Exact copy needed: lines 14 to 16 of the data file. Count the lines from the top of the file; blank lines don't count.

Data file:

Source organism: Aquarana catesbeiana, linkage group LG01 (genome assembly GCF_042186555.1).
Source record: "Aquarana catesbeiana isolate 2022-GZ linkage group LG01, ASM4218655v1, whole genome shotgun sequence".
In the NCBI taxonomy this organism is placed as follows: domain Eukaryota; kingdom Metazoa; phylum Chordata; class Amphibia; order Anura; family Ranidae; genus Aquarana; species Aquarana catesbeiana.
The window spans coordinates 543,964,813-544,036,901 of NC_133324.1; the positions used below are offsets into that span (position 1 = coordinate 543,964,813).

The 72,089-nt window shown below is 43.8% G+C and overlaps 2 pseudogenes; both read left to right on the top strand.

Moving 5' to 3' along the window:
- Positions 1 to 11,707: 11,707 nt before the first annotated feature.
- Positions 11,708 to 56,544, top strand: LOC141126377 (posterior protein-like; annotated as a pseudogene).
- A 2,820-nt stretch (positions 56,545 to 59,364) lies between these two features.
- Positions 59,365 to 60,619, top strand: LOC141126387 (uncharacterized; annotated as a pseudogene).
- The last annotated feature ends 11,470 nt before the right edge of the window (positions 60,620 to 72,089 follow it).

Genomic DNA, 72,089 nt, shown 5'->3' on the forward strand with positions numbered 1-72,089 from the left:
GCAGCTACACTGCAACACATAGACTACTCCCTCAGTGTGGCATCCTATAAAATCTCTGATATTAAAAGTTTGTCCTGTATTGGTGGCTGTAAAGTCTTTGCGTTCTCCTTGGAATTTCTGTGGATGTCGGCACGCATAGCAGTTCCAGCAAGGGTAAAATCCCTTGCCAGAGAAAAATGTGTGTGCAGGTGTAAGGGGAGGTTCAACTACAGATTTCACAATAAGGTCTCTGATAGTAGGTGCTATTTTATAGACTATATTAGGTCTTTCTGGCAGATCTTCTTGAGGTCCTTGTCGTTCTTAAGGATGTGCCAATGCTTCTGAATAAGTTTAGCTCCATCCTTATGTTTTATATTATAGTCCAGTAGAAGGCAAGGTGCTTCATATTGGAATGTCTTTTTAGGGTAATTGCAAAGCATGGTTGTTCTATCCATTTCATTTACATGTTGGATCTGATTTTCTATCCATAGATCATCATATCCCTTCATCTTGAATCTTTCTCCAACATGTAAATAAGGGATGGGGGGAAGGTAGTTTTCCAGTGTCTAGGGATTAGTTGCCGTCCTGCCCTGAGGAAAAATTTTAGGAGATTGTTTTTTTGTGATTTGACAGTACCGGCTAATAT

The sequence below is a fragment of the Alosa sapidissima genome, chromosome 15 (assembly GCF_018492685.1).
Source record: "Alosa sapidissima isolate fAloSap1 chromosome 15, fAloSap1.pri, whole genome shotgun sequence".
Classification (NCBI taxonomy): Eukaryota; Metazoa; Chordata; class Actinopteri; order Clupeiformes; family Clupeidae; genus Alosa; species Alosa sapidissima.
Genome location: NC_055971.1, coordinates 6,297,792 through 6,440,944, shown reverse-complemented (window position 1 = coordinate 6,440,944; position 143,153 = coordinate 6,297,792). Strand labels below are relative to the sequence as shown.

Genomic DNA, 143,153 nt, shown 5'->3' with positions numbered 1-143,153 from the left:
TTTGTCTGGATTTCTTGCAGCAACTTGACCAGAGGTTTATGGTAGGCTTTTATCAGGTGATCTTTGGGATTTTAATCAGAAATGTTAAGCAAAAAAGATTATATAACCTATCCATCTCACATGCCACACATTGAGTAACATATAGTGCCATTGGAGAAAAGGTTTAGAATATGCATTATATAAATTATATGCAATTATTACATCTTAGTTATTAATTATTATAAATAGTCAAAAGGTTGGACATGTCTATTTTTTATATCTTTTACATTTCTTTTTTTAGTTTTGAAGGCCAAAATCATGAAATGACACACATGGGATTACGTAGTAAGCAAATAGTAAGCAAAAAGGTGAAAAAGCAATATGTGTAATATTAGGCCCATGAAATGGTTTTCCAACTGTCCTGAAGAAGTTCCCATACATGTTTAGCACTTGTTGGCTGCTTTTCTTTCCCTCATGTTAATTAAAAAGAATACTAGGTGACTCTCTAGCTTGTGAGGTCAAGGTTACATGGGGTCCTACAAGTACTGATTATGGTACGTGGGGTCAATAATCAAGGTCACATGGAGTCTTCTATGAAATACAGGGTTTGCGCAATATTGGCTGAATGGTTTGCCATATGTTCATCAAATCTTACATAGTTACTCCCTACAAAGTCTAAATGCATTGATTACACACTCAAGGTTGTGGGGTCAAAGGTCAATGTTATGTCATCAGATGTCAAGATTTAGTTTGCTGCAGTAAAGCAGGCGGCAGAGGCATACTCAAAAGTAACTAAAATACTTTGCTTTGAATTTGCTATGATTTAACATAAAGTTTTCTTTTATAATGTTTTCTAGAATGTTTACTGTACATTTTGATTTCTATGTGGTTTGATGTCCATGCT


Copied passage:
The sequence below is a fragment of the Alosa sapidissima genome, chromosome 15 (assembly GCF_018492685.1).
Source record: "Alosa sapidissima isolate fAloSap1 chromosome 15, fAloSap1.pri, whole genome shotgun sequence".
Classification (NCBI taxonomy): Eukaryota; Metazoa; Chordata; class Actinopteri; order Clupeiformes; family Clupeidae; genus Alosa; species Alosa sapidissima.